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Literary Arts

Emergent Verse | Sensuality of loss

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Oakwood author Betsy Hughes loves poetic forms just as much as many of the other writers so far featured in this column. Says John Drury in “Creating Poetry”: “The problem with many ‘fixed forms’ is that they are so rigid they don’t give the poetic imagination much freedom or provocation. They are more for the puzzle-maker, the ingenious turner of phrases.”

While I concede that Drury’s “problem” is the very reason I mostly eschew forms, I like to keep an open mind and see if poets can work naturally within their chosen forms so that nothing feels stiff or manipulated, the rhymes unpredictable, the whole pleasing and surprising, yielding a complete meal for the mind and senses.

Hughes has published a new collection of mostly sonnets, “The Sixth Sense of Loss & Poems of Restoration.” In the title poem below, Betsy uses terza rima, a rhyming form introduced by 14th century Florence-born poet Dante Alighieri in his narrative poem The Divine Comedy. The terza rima form consists of three-line stanzas called tercets. The last word of the second line in one tercet establishes the rhyme for the first and third lines in the following tercet — aba bcb cdc, etc. The poem ends with a single line or a couplet that repeats the rhyme of the previous tercet’s middle line. It’s a complex form, but Hughes rises to the occasion:

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Your form, familiar, sits upon the chair,
but I’m a fool to think it could be real,
for when I look again you are not there.

I hear Rachmaninoff and can’t conceal
the passion sounding with each decibel
this music’s poignant melodies reveal.

Your shirt still holds its own distinctive smell
of St. Johns Bay Rum aftershave with clove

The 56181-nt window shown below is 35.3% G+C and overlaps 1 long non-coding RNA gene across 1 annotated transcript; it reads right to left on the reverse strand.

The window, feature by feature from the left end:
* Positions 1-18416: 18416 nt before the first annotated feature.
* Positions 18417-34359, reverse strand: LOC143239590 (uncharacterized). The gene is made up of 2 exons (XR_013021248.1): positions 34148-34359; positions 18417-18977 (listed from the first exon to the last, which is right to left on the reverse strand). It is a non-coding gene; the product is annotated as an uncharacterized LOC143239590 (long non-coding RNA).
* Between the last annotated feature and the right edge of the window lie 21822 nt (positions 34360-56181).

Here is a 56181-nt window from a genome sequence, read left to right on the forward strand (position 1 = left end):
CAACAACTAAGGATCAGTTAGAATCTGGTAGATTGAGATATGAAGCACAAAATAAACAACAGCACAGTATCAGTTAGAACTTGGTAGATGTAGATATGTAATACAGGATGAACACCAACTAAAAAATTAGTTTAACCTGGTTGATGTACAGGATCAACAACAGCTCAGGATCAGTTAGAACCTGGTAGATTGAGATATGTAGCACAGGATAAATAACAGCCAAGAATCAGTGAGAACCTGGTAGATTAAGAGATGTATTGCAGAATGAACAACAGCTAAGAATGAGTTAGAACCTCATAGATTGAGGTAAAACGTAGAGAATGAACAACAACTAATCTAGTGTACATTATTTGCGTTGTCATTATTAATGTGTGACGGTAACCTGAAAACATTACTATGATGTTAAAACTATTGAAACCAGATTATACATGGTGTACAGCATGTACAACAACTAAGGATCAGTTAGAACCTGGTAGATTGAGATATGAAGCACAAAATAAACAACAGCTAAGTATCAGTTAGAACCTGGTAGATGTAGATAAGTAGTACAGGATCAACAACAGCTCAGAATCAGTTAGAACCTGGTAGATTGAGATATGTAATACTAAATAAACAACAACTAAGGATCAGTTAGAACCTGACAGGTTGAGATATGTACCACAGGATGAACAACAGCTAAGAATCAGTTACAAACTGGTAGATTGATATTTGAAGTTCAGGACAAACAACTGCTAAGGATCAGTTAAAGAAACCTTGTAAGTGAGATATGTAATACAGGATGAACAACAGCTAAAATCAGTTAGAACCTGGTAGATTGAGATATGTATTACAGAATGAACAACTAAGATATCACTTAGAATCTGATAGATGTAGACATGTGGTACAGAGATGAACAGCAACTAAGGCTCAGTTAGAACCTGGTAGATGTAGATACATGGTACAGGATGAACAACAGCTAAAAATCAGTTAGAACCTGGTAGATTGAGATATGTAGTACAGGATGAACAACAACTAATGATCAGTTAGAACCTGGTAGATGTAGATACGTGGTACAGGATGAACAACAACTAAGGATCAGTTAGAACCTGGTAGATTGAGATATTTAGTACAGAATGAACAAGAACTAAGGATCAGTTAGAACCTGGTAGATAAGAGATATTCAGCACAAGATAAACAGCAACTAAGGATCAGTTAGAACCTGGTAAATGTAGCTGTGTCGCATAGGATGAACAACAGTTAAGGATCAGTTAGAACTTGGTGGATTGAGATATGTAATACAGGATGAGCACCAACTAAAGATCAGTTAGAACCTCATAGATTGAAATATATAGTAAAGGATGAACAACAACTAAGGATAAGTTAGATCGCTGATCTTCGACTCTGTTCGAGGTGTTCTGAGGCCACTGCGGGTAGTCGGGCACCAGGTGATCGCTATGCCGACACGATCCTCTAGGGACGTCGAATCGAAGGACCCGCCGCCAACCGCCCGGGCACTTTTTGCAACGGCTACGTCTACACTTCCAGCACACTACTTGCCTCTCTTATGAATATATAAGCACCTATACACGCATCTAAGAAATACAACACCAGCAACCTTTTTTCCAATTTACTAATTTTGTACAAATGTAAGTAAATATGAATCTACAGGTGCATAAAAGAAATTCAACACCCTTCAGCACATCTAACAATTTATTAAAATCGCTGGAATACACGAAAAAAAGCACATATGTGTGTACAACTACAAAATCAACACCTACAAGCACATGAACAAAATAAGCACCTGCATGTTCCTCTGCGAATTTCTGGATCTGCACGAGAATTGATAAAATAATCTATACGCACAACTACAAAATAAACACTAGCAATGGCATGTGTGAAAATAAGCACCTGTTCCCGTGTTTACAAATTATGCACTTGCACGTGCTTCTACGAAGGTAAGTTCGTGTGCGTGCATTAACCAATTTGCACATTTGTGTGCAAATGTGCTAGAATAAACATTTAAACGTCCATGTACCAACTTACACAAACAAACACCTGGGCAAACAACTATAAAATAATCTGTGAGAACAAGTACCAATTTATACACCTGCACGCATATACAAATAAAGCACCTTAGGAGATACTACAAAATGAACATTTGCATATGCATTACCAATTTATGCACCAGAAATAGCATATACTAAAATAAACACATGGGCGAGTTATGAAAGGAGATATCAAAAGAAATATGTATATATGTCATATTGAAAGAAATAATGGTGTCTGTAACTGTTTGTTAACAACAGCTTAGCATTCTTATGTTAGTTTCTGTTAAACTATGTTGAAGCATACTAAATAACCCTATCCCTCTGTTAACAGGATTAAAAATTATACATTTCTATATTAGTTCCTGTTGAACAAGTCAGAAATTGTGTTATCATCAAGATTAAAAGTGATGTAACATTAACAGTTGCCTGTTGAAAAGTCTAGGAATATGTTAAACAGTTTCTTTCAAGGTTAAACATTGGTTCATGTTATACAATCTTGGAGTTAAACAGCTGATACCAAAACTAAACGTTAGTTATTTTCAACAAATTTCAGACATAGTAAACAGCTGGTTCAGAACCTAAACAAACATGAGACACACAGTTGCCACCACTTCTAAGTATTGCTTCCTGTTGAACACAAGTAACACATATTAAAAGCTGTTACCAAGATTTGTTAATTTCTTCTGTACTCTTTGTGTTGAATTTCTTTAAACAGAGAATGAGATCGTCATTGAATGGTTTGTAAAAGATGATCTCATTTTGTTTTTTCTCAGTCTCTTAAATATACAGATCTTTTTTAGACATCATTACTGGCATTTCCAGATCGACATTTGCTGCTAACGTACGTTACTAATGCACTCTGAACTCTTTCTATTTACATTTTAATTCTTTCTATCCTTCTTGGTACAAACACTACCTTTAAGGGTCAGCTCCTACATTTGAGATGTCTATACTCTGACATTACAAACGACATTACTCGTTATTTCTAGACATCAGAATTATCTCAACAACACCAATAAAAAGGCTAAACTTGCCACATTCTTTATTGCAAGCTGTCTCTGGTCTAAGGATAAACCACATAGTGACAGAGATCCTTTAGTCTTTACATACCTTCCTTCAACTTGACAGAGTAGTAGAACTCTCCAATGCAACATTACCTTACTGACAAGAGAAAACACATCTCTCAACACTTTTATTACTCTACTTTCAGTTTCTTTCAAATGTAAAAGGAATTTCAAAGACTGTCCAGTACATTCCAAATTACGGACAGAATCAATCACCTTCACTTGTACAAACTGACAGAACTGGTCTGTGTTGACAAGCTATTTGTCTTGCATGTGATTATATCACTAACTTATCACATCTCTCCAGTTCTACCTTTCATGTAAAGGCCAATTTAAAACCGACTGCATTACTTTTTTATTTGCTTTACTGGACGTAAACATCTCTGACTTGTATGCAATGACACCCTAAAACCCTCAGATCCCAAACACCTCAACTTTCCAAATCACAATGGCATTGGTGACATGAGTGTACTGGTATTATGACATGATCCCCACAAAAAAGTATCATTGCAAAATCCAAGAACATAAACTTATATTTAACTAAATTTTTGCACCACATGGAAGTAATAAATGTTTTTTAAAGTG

and eucalyptus aromatic spell.

My recipe for leg of lamb, a trove
of garlic fixed according to your taste,
is souvenir of shared domestic love.

At night I turn in bed where we embraced
and touch the empty sheets’ indifferent cool
reminder that your life has been effaced.

My grief and gratitude together pool;
your absence/presence now together rule.

This beautiful poem, an elegy to her deceased husband, is drenched in the sensual. And as important as sight is to his “absence/presence” (“your form sits upon the chair”), sound and smell are equally so. We hear Rachmaninoff’s “passion sounding with each decibel.” And almost an entire tercet is devoted to the heady scent of “clove and eucalyptus” aftershave, the name of which trips off the tongue in rhythmic monosyllables: “St. Johns Bay Rum.”

Who can resist reading on for more sensory delights? The poem builds to the poignant bedroom finale of “empty sheets’ indifferent cool.” Hughes’ light touch for such deep grief increases the drama, therefore the reader’s empathy, displaying true emotion rather than sentimentality.

Then the surprising yet low-keyed conclusion, where we find the poet’s “grief and gratitude together pool,” making this poem truly restorative rather than a mere explication of grief. For a poem about loss due to death, it’s very much alive.

In a form devoted to end-of-line rhymes, Hughes avoids boring predictability. Sometimes the rhymes are different parts of speech: taste (noun)/embraced (verb). She also uses slant (approximate) rhyme: trove/love. Finally, enjambment (continuing the syntax into the next line) kills the temptation to end the line and sentence simultaneously, with the dull repetition of a falling ax. She smoothly enjambs all but the first and final stanzas.

In the last stanza, I found “effaced” overly formal, too obviously chosen only because it rhymes with “embraced”; however, the poet’s twinning grief/gratitude and absence/presence in the same stanza more than compensated for the oddity. By the end, pain and loss have been transcended by Hughes’ vivid, sensual, living memories, an impressive accomplishment for 17 lines!

I’m also including the poem I received from Larry Hussman since featuring his “Concert for My Mother” in a previous column. Here it is without comment for your enjoyment:

My fog comes in on little fish fins,
a flounder shape that swallows
letters from words, disappears
with them when I close my eyes,
threatens to one day blot out
mountain, river, ocean, all that
matters of the natural world.

No escape from the darkness
that impends, but a smile or two
that breaks the bleak. The day
I came upon an ad that read
“Like new window for sale.”
But my flounder had chewed
the second “n.” and so I read
“Like new widow for sale.”
The missing letter reappeared
Before I could call for details.

Send your poems to Ed Davis at

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